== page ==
Sam Tilley

Ranch Hand
+ Follow
since Dec 05, 2001
Merit badge: grant badges
For More
Cows and Likes
Total received
In last 30 days
Total given
Total received
Received in last 30 days
Total given
Given in last 30 days
Forums and Threads
Scavenger Hunt
expand Ranch Hand Scavenger Hunt
expand Greenhorn Scavenger Hunt

Recent posts by Sam Tilley

Hi Tim,
I am also in the UK, out of interest what sites do you find useful? I have had a look at Monster and a couple of other sites and find they throw up the jobs but often they are old positions or ones posted just so they can get some CVs in
20 years ago
I agree with John, we have too many people doing Micky Mouse degrees which provide little benefit (you can get a degree in Star Trek for gods sake!!) or go to Uni for 3 years of getting piss#d up. I don't hold with the argument that you should get as many into higher education as possible as this leaves a skills shortage lower down (many plumbers in London are on �50k plus), and why do we need 80% of our population to have degrees? Nowadays having a degree is of little benefit, you need to have a Masters, MBA etc. before anyone takes notice.
By making it more expensive more people will think twice about it and may just go out and get a job instead, but those who do will be provided a higher quality education.
20 years ago
That looks like a great idea, do you mind if i tag along and meet up as well, and possibly bring along some Java colleagues?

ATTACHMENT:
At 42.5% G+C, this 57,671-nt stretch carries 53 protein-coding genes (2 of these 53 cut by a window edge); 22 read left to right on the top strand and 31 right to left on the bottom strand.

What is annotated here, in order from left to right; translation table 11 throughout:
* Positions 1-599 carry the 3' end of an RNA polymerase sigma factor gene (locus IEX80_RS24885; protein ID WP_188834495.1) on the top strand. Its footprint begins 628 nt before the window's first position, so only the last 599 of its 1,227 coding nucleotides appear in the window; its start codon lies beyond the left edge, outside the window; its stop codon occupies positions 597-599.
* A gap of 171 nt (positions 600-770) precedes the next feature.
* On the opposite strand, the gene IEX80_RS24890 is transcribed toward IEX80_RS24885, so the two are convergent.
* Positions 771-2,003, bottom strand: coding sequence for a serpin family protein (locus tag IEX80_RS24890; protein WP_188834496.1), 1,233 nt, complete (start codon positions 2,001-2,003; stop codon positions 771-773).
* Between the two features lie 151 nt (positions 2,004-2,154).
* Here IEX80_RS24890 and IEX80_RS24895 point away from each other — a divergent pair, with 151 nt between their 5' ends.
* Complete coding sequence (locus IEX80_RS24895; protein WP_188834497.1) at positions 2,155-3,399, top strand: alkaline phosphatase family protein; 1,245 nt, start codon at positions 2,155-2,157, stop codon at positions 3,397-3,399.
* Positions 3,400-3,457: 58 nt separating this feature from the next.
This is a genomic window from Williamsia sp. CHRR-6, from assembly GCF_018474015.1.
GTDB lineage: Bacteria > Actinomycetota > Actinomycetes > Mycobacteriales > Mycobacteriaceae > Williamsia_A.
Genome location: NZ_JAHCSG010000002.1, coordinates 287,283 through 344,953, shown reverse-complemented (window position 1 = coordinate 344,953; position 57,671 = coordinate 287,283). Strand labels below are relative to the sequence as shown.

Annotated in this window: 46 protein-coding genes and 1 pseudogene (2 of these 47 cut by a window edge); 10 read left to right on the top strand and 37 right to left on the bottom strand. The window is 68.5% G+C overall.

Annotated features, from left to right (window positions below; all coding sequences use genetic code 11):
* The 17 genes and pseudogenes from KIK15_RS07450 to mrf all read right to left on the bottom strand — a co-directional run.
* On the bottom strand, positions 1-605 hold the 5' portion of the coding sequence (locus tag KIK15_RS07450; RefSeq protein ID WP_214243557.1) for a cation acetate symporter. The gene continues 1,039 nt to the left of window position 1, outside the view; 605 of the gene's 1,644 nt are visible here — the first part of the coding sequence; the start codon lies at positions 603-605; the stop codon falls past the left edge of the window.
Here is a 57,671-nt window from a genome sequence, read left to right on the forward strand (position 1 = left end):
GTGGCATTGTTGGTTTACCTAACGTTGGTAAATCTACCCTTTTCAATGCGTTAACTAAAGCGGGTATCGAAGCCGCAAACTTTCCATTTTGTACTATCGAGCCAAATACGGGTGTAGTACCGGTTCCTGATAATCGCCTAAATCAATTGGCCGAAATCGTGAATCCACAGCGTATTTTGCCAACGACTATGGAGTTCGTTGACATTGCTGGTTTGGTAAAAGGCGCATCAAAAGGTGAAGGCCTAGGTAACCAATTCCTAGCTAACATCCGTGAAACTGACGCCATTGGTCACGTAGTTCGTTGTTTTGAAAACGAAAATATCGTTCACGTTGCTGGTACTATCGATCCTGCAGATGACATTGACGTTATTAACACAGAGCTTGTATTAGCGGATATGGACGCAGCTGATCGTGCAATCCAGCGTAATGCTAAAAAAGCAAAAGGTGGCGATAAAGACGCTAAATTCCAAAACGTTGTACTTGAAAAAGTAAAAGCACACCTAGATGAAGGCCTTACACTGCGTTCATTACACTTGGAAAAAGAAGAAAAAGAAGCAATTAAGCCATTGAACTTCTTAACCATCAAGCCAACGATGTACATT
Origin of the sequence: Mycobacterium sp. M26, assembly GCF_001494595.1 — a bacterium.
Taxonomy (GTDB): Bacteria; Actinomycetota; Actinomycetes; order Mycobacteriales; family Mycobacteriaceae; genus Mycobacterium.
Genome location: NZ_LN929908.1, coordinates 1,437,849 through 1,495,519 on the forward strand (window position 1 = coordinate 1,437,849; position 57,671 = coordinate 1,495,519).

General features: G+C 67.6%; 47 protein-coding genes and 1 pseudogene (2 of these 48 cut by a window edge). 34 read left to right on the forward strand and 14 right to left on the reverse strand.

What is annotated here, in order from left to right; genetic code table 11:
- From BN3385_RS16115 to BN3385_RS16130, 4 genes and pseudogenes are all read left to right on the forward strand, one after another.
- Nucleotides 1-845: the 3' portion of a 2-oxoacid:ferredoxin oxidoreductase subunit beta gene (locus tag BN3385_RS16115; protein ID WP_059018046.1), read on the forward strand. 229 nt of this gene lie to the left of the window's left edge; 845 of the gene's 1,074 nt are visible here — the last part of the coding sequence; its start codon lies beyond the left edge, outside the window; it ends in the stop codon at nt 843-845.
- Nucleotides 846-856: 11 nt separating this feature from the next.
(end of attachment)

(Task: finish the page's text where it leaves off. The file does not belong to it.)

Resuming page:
How long have you been meeting up and how many of there are you?
20 years ago

Originally posted by Kevin Thompson:
Getting more education/degrees:
Do not get involved in this. Contrary to other people's opinions here, I can tell you that the vast vast majority of java developers do NOT have a degree in CS. If you get more than a bachelor's degree in anything, you will have to hide it from the HR department, because you will be over-educated.
Originally posted by Bela Bardark
It's true. The way to land a job is to convince someone that you can contribute a lot more than you cost, period. I'm not sure that a MSCS or MSE will actually hurt you but it won't be worth the cost in time and money unless you are very very fortunate.

I hope the latter is more true than the former, i am just halfway into a Masters degree in IT!! In London in particular they do ask for a degree of some sort, preferably in IT and from a red-brick university.

Lately I do one or two JUG (Java User Group) meetings a month. Usually over a few beers somewhere central in London. These are filled with good chaps and really a lot of fun. I probably landed my current position partly through my main JUG (a couple of guys in the JUG are also in my company). But this is a first for me.

Bela i am in London and am quite interested in going along to a JUG. Do you have a link that you can send me and details of when and where they are?
I found this one JUGs in London, is this what you use?